It’s lunchtime in Atlanta and Jared Swilley is finally home—but not really, because he’s preparing to head back to the airport right after he hangs up. Also, what even is home when you’re in a band that tours all the time?
“Touring runs in the family: Every male in my family is a preacher, and they go hard,” Swilley says. “For me it’s the same kind of thing, except I’m not preaching the gospel. But yeah, I get real antsy when I’m not on the road for, like, two weeks. I don’t like sitting still very often.”
Swilley, who plays bass for the Black Lips, is fresh off the plane from a trip to the Baltics. It was partly business (he says it was “way cheaper” overseas to take care of the busted front tooth that popped out after a heated argument), partly just for fun. He’s on zero hours of sleep, but he’s as animated as ever. Swilley tells me he’s back in town just to pick up a few belongings, check in with the neighborhood (specifically in regard to a “grizzled old redneck” neighbor who’s getting on his nerves) and to say hello to the houseguests he’s had the past few months.
“My house has basically been a hotel for Europeans all summer,” Swilley explains. “I don’t really have a home so much anymore. I mean, I technically do—because I’m at my house right now—but I’ve always been a nomad. And it always seems to work out.”
For the Black Lips, the nomadic way of life has been front and center for the better part of their two decades as a band. Swiley, along with vocalist and guitarist Alexander Cole, formed the group in the late ’90s from fire and brimstone in the heart of the Bible Belt (that is to say, formed out of a whirlwind of teenage debauchery and angst in the middle of a hot and sticky Georgia summer), and they’ve never looked back.
The Black Lips’ current lineup includes Oakley Munson on drums, Jeff Clarke on vocals and guitar, and Zumi Rosow as saxophonist and sometime vocalist. Rosow, a model and jewelry designer, is also the band (and Gucci’s) unofficial muse. (Back in February, the Zumi bag debuted in the fashion house’s fall 2019 ready-to-wear collection.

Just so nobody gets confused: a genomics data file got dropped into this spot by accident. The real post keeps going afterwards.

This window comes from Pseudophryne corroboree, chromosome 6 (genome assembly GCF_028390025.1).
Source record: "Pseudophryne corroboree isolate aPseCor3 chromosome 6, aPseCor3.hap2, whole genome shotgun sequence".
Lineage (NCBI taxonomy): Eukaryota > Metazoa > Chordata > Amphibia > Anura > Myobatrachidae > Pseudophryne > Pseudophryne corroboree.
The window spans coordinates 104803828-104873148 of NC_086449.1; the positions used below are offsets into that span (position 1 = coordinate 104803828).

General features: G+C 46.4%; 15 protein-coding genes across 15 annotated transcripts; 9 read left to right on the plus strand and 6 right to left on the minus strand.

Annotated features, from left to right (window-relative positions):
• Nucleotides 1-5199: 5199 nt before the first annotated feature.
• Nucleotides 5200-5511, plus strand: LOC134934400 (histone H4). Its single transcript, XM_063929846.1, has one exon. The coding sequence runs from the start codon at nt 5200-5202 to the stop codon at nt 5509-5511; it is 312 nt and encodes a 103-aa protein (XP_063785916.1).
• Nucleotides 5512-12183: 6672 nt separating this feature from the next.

The Black Lips’ sound might be described as avant garde fashion meets rock & roll. Musically, the band has had a longstanding romance with quintessential sounds of the South—think gospel, blues and soul—but also draws inspiration from the glitz and glam (or lack thereof) of punk.
The result is a lo-fi, rollicking, jangly amalgamation that’s as raw as it is enduring. Influences from the 13th Floor Elevators to Bo Diddley coalesce with the anti-establishment attitude of the Ramones to form something all its own—and damn catchy to boot.
If you’re still wondering what that means, just listen to “Bad Kids,” arguably the Black Lips’ biggest commercial hit and most accurate self-descriptor. The sing-song hook laments, “Bad kids, ain’t-no-college-grad kids/Livin’ life out on the skids/Kids like you and me,” and every word rings truer than the last: Swilley is a high school dropout, the band was homeless for a period of time and their bad behavior and onstage antics defined much of the early part of their career.
“The thing about us is that everything you see is what we are. This is the lifestyle we chose,” Swilley explains. “We’re honest, and what you see is what you get. We just try to live our best life.”
These days the band is a bit more mature, both on and off the stage. After 20 years, they’ve also spread all over the globe, from Los Angeles to Canada and even Germany on and off. While Swilley’s technically the only one left with his Southern roots intact, the Black Lips’ sound has stayed true to its foundations across the span of eight full-length albums—each with more soul, scuzz and power than the last. Though they haven’t had a full-length release since 2017’s Satan’s Graffiti or God’s Art?, Swilley says that two albums are on the way—one of which is the Black Lips’ rumored country album.
“The whole record’s done! In fact, right before you called I just approved the final artwork, and I think it’s out in the first week in January,” Swilley says, clearly excited. “And then we have a whole other record already done. So we’re kind of like in a really good creative spot right now.”
Their upcoming country album, The Black Lips Sing and the Whole World’s Falling Apart, is country on The Black Lips’ terms, as one would expect.
“It’s our version of country,” Swilley explains. “It’s like, weird country, you know? And I think it’s great. I’m really happy with it. I think this one’s really going to knock everyone’s socks off.”
The Black Lips
Oct 10, 8pm, $20+
The Ritz, San Jose